Monday, July 18, 2005

Hurricane Emily Wuthering* to New Heights

A quick Google news search reveals that I am the first to reference Emily Bronte’s classic novel or the Kate Bush song that it inspired in a headline referring to Hurricane Emily. Perhaps gothic romance isn't easily connected in the mind to extreme weather events, although I do think it would be fair to categorize Catherine and Heathcliff's relationship as stormy.

I predicted here that the nation's headline writers would have a harder time finding a hook for Emily after being handed Hurricane Dennis the Menace. Most of the headlines I've seen so far have played it straight, with no attempts at cleverness. Maybe that's for the best.

One comment to my last post on this subject took the media to task for trivializing the death and destruction that is associated with hurricanes by making the light-hearted Dennis the Menace reference. It’s a point that I hadn't considered.

It seems that clever headlines are most commonly used in human interest type stories, and if the stories in question were focused on people preparing for the storm then they might fall into this category. But in a straight news report that ledes with a death count or other references to human suffering, then a cute headline does seem disrespectful. I don’t recall serial killer Dennis Rader being playfully referred to as a menace.

A headline is meant to encapsulate the article and to entice people to read on. In the case of front page, above-the-fold headlines, they’re also used to lure customers at the newsstand. But a headline should also set the tone for an article. So a pun or a whimsical reference over an article dealing with death and destruction is about as appropriate as a funeral director decked out in a clown costume.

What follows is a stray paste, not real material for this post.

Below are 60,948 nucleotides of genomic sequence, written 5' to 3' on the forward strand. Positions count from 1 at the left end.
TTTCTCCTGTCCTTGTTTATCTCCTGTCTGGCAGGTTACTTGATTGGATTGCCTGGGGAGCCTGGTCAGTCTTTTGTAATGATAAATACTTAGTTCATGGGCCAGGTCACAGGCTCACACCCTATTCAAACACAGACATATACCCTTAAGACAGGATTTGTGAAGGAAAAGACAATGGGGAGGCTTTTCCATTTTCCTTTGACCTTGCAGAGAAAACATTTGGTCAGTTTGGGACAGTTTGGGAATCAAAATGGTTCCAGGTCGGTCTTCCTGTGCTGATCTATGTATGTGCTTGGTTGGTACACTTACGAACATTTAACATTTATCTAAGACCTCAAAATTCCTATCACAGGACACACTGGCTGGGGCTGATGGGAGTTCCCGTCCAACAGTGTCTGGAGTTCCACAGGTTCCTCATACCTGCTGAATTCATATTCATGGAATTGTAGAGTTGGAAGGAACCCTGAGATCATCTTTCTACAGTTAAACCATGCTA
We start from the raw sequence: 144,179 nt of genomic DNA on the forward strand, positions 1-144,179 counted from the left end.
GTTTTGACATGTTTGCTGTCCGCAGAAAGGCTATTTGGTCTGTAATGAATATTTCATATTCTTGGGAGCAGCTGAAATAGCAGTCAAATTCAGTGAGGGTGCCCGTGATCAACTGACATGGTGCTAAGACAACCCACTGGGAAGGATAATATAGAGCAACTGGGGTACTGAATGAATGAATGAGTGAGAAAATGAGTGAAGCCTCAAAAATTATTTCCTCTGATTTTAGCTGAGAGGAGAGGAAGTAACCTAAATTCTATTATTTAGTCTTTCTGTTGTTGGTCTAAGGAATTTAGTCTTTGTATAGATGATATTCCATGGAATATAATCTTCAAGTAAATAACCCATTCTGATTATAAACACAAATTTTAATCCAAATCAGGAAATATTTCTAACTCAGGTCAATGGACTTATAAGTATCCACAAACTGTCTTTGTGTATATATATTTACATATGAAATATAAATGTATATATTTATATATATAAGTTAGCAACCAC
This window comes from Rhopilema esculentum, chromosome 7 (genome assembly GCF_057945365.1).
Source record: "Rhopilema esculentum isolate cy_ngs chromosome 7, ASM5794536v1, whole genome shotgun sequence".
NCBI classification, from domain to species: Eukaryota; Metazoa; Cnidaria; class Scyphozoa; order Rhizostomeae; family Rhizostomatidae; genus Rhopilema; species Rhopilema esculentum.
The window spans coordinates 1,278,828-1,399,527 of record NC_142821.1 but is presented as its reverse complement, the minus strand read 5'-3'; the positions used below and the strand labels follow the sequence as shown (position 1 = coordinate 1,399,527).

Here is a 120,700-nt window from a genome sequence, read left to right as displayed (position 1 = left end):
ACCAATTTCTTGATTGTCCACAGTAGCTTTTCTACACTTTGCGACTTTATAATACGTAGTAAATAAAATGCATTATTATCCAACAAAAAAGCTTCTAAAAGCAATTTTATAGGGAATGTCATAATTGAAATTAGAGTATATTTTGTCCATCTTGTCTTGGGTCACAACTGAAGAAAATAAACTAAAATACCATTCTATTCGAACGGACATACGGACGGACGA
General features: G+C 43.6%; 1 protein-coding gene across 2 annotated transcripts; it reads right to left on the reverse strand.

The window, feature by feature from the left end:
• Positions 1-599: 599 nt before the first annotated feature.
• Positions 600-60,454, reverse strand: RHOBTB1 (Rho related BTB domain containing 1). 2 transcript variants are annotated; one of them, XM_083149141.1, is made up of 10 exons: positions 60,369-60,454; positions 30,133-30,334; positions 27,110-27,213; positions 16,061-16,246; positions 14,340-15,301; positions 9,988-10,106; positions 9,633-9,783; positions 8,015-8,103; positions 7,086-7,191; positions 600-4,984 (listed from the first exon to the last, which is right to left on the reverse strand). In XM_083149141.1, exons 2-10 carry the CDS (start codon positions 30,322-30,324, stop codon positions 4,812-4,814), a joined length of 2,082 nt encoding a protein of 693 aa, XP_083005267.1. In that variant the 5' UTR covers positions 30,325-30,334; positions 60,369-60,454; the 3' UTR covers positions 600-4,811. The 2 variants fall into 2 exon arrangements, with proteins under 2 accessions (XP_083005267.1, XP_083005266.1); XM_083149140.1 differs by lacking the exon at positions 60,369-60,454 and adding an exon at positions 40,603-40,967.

The SJ-R article that carried the Dennis the Menace headline focused on reports of evacuations and power outages, not really the stuff of human suffering. I didn’t feel that the headline distracted from the tone of the article because it wasn’t a report of calamity. But then again, people have different sensibilities and perhaps many more people throughout the country were put off by it (along with many newspapers, Newsweek also evoked television's favorite towheaded scamp in its Hurricane Dennis coverage.)

I’m not opposed to a little wordplay in headlines, although David St. Hubbins’ dictum that there is a fine line between clever and stupid definitely applies. I’ve toed that line myself, falling towards stupid on more than one occasion. Perhaps even on this post.

*def. A local term describing the fierce and wild winds that blow during storms on the moors.

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